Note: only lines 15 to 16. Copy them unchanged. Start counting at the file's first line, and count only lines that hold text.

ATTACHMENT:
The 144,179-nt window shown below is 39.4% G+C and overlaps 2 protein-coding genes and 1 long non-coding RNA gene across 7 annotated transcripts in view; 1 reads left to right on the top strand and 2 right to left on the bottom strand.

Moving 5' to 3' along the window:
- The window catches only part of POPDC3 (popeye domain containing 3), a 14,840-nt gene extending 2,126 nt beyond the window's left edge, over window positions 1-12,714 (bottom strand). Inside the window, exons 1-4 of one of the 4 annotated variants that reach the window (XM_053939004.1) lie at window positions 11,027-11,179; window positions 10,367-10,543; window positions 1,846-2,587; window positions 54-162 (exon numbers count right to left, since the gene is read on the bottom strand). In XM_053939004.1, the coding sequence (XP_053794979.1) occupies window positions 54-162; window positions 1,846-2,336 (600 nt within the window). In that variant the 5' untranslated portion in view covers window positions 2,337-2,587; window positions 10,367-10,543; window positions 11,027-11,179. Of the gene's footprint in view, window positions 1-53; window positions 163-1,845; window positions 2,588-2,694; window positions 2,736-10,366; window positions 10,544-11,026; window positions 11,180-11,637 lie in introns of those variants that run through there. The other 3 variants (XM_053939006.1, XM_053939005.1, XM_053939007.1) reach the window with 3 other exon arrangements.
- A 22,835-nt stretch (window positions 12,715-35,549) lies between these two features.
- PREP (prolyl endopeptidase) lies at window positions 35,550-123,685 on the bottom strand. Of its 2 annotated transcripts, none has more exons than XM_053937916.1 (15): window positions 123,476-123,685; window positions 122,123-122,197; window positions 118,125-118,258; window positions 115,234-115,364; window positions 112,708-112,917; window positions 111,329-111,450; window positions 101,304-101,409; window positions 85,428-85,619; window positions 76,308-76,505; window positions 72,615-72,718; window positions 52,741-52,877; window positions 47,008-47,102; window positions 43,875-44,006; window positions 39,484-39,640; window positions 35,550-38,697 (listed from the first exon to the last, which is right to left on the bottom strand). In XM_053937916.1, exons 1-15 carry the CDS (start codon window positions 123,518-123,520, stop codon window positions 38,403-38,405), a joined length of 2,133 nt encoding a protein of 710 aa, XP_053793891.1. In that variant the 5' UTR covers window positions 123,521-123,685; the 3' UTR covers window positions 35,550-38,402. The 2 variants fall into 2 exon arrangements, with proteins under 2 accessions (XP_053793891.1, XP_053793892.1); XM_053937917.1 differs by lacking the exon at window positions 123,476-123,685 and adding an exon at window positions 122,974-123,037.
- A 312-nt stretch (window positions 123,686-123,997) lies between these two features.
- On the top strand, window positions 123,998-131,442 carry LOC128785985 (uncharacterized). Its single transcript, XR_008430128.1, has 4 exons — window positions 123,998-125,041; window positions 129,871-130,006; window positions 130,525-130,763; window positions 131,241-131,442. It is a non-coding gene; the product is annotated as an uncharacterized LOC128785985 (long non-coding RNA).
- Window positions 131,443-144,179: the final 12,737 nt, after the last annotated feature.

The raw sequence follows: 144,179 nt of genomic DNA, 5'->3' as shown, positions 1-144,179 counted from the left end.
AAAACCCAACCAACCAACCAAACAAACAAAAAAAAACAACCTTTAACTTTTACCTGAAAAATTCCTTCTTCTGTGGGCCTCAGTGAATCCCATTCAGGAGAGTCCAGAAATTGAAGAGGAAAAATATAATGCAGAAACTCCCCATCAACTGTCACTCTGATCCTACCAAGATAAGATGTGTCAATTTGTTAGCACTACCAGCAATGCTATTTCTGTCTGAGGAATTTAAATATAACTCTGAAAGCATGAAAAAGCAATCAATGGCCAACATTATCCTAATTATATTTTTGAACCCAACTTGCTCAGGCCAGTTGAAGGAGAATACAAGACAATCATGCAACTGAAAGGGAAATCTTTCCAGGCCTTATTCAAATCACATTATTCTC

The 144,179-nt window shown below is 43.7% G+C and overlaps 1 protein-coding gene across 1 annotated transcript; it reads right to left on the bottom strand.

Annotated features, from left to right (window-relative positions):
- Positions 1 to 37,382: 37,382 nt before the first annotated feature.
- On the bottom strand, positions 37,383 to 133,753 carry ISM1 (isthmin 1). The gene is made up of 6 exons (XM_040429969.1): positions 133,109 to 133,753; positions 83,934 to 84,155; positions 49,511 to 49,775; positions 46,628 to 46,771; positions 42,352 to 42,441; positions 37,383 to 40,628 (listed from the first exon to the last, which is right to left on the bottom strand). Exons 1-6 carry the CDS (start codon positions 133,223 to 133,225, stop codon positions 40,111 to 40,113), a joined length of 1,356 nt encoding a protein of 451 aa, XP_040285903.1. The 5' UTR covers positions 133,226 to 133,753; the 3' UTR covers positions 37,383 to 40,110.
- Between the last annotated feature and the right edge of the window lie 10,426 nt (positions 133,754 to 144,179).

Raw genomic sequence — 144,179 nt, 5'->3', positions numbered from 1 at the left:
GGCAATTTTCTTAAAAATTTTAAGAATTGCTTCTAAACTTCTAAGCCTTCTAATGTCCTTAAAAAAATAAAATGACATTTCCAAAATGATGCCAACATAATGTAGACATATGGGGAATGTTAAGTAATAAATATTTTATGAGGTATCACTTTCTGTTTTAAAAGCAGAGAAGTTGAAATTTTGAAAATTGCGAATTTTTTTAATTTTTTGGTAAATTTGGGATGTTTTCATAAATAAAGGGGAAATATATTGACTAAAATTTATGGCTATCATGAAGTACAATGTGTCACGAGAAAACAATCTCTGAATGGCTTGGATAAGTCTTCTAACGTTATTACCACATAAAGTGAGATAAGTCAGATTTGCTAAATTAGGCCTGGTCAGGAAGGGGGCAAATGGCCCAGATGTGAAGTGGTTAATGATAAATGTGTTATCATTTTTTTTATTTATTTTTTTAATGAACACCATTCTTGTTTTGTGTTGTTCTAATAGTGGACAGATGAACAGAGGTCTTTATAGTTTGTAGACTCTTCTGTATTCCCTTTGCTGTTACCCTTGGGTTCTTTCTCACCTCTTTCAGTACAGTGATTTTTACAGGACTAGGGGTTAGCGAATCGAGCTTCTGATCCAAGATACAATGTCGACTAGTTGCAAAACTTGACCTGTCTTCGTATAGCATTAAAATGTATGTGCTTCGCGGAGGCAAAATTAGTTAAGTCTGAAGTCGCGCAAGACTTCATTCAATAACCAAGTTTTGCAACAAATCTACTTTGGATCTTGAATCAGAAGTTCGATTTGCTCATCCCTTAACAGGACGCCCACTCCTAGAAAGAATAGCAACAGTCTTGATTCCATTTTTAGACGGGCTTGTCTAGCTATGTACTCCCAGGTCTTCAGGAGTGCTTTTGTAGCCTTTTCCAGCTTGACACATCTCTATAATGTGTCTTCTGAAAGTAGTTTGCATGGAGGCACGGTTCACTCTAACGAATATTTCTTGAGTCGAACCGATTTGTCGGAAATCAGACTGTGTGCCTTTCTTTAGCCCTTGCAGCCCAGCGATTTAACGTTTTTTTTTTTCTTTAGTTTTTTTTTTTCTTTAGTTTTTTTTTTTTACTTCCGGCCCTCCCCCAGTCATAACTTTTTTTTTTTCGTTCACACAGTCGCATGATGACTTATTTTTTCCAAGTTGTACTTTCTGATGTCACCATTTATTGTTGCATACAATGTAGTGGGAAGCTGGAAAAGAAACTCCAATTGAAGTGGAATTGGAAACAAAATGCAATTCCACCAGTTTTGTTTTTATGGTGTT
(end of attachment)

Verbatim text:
- Between the last annotated feature and the right edge of the window lie 10,426 nt (positions 133,754 to 144,179).

Raw genomic sequence — 144,179 nt, 5'->3', positions numbered from 1 at the left: